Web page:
The Medicare Prescription Drug, Improvement and Modernization Act of 2003 (the “Act”) requires all drug companies, including brand-name companies and generic makers, to file certain agreements with the FTC and DOJ. Under the Act, whose filing requirements began on January 7, 2004, drug companies must file all brand-generic settlement agreements with the antitrust regulators within 10 days of their execution. Typically, these settlement agreements involve resolutions of patent disputes between brand-name companies and their generic competitors, and, in some instances, disputes between two generic competitors over issues that typically relate to exclusivity for first-to-file generic products.

On January 7, 2005, the Commission released a summary of the settlement agreements filed during fiscal year 2004 (ending September 30, 2004). It is the first report publicly issued by the Commission since the law became effective. The summary identifies 22 agreements filed by generic and branded drug manufacturers. The summary provides information about the settlements using criteria similar to those employed by the Commission in its earlier Generic Drug Study, including whether the agreements:

  • were between brand-generic or generic-generic manufacturers;
  • resolved patent litigation;
  • restricted generic entry;
  • involved any payments between the parties; and
  • involved first-to-file or subsequent generic file issues.

According to the FTC summary, 19 of the 22 agreements filed in fiscal year 2004 involved agreements between brand and generic manufacturers, with the remaining three occurring between two generic manufacturers. The summary data show that 14 of those 19 agreements resolved patent infringement litigation between brand and generic manufacturers. No settlement included a payment from the brand to the generic manufacturer in exchange for the generic’s agreement not to market its product.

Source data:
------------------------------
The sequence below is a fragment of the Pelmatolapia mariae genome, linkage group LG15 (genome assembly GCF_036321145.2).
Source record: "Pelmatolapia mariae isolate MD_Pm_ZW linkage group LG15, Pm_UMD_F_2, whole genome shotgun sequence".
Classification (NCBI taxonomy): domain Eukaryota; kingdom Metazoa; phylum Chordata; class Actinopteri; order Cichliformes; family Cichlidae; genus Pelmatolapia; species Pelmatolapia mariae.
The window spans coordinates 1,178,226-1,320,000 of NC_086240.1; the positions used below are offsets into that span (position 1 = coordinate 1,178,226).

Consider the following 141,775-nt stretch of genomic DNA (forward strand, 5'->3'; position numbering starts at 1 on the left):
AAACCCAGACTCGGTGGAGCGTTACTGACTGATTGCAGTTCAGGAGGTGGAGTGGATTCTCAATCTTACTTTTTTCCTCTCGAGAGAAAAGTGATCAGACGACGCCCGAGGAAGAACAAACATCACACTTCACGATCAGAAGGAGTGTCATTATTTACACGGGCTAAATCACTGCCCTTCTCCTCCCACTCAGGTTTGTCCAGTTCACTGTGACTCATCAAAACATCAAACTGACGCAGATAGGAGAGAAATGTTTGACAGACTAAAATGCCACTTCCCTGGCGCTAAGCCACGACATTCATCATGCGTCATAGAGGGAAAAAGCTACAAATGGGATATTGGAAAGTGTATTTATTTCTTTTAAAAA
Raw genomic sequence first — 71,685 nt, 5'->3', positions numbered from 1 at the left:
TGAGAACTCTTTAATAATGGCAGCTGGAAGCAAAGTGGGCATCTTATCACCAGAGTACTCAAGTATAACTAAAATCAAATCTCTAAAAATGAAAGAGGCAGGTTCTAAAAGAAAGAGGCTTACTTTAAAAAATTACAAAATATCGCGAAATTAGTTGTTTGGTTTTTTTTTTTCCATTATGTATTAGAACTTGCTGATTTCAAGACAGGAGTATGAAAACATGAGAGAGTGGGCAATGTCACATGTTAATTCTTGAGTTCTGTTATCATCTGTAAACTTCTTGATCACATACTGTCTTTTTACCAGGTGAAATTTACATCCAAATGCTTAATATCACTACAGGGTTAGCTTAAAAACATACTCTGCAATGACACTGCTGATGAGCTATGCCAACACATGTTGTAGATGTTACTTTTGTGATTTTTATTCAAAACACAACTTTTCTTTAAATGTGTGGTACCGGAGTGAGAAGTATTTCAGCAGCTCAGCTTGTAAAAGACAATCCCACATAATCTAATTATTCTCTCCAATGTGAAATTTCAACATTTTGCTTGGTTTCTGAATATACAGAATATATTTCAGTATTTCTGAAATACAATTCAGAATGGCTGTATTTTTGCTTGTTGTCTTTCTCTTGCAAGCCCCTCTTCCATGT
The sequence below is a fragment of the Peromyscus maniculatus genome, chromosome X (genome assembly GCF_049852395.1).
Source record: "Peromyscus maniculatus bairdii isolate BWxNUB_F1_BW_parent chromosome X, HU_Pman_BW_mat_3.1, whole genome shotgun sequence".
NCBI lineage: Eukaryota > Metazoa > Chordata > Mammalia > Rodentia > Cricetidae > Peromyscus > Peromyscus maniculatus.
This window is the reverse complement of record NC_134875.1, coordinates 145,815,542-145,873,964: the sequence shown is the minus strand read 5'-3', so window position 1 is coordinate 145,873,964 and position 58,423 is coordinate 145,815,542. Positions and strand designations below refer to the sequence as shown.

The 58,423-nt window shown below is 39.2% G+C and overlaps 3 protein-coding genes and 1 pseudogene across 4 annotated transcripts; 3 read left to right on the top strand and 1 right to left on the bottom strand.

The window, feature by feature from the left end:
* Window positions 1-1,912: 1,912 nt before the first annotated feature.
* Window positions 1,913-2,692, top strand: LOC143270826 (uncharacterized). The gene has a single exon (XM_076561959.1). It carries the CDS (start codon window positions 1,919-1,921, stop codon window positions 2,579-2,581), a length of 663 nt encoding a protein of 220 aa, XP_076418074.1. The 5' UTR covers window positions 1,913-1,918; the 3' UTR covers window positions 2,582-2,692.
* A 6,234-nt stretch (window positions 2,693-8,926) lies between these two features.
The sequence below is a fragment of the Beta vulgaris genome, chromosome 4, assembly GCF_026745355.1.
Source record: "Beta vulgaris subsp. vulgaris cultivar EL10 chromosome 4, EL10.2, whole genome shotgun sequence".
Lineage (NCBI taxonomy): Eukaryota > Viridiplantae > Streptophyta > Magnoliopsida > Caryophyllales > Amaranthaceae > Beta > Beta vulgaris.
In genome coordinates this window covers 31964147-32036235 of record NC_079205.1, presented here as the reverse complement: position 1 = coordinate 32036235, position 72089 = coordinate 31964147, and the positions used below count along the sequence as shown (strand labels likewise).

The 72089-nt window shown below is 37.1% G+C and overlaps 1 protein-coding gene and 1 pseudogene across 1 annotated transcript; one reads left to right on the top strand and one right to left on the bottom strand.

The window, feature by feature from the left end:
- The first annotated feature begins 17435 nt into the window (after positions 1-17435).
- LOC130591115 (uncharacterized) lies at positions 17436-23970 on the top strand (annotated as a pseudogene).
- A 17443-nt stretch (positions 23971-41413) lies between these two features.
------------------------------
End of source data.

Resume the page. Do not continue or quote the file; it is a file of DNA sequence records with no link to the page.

In particular, the summary noted, among other things, that 9 of the 14 settlements “did not restrict generic entry either because (a) the generic was already on the market and the settlements did not require the generic to withdraw its product (three agreements), (b) the agreements allowed the generic to market its product upon receiving FDA approval (five agreements), or (c) the brand agreed to supply the generic with product within three months of the agreement (one agreement).” Moreover, of these 9 agreements, three had no payments between the parties, two required a royalty from the generic to the brand, and four had payments from the brand to the generic.

The Medicare Prescription Drug filing program appears to be successful in its first year of operation. It provides the FTC/DOJ with an effective mechanism for early review and detection of potentially anticompetitive agreements between brand and/or generic manufacturers, an area that has been of great interest to the FTC for a long time.

Authored by:
Robert W. Doyle, Jr.